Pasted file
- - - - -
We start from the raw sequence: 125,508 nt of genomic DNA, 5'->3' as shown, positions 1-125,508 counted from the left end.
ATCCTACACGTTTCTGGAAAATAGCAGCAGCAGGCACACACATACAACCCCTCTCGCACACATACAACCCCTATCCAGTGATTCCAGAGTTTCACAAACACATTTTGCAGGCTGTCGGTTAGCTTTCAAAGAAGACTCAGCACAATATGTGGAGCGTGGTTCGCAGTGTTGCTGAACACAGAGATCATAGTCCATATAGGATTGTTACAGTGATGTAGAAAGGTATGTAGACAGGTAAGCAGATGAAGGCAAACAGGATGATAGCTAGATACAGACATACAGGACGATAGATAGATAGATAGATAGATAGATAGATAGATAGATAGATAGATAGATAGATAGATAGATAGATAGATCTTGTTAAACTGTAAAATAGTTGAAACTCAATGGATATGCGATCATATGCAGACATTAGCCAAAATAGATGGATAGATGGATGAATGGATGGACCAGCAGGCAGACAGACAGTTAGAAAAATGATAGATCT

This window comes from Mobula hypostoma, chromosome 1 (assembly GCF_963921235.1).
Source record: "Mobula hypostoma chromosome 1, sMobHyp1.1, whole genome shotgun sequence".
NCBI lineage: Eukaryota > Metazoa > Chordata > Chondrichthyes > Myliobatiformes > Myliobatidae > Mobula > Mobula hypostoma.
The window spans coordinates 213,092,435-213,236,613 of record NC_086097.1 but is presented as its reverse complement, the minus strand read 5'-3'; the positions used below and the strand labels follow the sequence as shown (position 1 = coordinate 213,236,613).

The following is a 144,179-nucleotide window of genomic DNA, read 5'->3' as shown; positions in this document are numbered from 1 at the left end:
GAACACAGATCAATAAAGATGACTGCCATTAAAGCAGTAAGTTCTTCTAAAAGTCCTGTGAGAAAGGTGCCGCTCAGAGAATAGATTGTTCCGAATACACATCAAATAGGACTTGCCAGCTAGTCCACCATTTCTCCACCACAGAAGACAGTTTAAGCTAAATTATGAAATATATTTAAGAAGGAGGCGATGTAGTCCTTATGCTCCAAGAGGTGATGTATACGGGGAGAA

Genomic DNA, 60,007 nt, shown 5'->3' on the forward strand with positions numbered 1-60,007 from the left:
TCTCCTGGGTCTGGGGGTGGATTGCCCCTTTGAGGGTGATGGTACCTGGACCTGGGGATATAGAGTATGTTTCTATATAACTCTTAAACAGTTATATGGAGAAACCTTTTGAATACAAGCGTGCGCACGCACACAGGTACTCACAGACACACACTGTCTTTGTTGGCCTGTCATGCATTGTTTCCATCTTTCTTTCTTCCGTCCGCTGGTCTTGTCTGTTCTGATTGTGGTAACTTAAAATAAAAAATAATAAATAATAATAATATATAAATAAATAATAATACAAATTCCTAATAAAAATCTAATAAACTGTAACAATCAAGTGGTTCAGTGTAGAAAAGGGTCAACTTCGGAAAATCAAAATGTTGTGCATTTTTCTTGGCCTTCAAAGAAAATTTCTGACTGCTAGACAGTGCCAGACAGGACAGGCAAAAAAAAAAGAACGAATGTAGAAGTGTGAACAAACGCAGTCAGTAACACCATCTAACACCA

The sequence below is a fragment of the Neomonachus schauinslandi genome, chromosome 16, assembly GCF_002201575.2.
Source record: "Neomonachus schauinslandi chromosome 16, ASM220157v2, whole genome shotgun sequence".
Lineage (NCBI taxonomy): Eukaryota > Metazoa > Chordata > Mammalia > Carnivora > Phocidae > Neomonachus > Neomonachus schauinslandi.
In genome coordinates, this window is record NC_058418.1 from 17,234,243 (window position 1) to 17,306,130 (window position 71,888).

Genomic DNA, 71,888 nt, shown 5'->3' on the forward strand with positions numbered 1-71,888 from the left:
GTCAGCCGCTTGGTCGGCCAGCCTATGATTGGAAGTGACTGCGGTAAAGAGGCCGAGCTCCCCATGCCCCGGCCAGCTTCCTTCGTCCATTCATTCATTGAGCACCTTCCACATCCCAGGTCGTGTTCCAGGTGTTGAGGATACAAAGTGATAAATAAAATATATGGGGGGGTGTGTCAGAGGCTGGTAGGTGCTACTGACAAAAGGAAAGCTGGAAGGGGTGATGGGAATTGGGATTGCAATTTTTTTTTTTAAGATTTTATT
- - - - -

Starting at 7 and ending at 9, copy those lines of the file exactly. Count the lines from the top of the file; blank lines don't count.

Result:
The following is a 144,179-nucleotide window of genomic DNA, read 5'->3' as shown; positions in this document are numbered from 1 at the left end:
GAACACAGATCAATAAAGATGACTGCCATTAAAGCAGTAAGTTCTTCTAAAAGTCCTGTGAGAAAGGTGCCGCTCAGAGAATAGATTGTTCCGAATACACATCAAATAGGACTTGCCAGCTAGTCCACCATTTCTCCACCACAGAAGACAGTTTAAGCTAAATTATGAAATATATTTAAGAAGGAGGCGATGTAGTCCTTATGCTCCAAGAGGTGATGTATACGGGGAGAA

Genomic DNA, 60,007 nt, shown 5'->3' on the forward strand with positions numbered 1-60,007 from the left: